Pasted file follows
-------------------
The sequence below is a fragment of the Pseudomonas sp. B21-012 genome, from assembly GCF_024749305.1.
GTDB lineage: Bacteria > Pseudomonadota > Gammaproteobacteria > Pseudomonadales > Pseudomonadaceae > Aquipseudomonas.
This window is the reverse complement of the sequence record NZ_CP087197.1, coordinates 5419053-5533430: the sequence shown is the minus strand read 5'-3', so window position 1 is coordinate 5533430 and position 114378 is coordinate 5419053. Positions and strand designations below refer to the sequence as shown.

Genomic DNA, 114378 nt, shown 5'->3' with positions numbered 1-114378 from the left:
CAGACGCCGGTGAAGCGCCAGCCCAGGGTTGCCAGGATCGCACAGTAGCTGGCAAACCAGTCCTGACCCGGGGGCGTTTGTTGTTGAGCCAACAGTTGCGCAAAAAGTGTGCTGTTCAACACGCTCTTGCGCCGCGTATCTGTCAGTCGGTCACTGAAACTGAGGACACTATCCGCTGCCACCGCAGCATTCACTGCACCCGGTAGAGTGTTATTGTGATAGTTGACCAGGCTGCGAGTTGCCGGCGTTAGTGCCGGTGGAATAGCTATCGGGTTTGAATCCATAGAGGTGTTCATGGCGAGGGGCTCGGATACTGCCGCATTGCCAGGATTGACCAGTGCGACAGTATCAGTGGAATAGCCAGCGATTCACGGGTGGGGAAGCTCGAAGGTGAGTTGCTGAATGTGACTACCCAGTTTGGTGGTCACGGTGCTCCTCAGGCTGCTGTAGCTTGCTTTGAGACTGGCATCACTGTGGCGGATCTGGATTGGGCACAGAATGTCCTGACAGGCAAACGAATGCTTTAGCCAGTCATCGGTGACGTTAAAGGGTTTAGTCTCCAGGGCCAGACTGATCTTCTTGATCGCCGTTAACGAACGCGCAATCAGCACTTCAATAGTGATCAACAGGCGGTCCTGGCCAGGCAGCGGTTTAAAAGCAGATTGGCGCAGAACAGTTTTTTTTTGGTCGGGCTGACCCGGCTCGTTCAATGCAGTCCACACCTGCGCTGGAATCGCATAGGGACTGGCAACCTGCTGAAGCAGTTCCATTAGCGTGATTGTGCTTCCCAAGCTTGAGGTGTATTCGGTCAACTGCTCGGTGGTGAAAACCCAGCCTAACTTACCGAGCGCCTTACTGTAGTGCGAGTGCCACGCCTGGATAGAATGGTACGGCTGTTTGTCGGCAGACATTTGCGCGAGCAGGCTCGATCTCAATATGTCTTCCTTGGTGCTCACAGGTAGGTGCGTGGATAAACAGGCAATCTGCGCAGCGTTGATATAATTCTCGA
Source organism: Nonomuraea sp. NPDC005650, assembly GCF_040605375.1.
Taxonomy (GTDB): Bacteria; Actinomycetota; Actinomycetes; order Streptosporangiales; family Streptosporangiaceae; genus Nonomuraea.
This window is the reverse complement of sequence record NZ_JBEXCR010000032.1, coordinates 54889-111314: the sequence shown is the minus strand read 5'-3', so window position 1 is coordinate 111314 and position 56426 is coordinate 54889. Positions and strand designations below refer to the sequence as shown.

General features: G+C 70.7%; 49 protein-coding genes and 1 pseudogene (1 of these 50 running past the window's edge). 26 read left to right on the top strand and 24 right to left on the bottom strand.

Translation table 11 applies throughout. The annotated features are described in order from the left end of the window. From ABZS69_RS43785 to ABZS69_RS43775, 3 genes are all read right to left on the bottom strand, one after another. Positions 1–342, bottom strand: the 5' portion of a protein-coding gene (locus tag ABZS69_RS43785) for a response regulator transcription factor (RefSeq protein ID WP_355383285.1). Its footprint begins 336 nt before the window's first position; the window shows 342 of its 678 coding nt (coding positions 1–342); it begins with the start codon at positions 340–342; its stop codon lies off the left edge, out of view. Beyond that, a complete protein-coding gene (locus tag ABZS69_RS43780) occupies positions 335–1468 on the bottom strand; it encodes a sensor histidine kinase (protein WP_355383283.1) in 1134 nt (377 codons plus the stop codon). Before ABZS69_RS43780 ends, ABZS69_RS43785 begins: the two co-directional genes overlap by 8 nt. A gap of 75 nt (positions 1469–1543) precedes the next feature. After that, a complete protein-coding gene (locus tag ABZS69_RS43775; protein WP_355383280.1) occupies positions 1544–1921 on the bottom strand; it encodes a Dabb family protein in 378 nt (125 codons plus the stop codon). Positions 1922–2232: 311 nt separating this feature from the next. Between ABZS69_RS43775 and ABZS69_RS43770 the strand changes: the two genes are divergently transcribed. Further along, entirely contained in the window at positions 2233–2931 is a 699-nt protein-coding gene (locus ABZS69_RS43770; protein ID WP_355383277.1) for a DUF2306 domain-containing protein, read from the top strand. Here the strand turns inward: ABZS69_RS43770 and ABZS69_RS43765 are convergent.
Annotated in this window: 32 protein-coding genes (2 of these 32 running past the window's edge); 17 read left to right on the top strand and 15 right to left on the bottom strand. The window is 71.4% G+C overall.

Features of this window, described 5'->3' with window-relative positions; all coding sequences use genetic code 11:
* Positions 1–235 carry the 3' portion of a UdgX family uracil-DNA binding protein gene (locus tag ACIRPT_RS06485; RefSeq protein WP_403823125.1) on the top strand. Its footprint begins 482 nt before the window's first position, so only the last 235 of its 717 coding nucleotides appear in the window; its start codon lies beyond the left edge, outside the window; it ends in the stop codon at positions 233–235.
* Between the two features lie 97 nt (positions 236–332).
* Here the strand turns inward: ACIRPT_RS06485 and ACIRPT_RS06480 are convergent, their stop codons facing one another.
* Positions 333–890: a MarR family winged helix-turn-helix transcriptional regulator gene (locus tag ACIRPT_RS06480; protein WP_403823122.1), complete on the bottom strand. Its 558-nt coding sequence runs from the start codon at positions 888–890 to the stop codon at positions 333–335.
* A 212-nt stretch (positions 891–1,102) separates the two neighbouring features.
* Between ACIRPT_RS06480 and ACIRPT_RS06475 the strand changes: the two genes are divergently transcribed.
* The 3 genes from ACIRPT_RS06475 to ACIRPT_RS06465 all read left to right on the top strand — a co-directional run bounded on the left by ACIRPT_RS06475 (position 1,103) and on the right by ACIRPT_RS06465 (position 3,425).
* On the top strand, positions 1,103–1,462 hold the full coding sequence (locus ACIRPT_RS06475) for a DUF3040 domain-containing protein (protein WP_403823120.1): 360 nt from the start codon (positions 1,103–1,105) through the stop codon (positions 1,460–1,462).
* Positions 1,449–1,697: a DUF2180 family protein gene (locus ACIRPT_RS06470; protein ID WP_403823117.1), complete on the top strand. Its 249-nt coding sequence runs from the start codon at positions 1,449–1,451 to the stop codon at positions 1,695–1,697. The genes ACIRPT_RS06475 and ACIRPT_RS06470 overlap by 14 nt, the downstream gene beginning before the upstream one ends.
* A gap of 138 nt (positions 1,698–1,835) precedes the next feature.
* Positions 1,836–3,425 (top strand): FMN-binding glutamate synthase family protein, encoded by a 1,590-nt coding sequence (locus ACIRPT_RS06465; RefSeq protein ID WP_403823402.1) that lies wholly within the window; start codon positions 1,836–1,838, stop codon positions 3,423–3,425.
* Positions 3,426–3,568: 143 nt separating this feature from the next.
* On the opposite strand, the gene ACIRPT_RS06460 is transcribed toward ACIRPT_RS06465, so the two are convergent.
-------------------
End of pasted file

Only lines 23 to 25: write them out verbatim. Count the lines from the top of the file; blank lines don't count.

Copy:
* Positions 1,836–3,425 (top strand): FMN-binding glutamate synthase family protein, encoded by a 1,590-nt coding sequence (locus ACIRPT_RS06465; RefSeq protein ID WP_403823402.1) that lies wholly within the window; start codon positions 1,836–1,838, stop codon positions 3,423–3,425.
* Positions 3,426–3,568: 143 nt separating this feature from the next.
* On the opposite strand, the gene ACIRPT_RS06460 is transcribed toward ACIRPT_RS06465, so the two are convergent.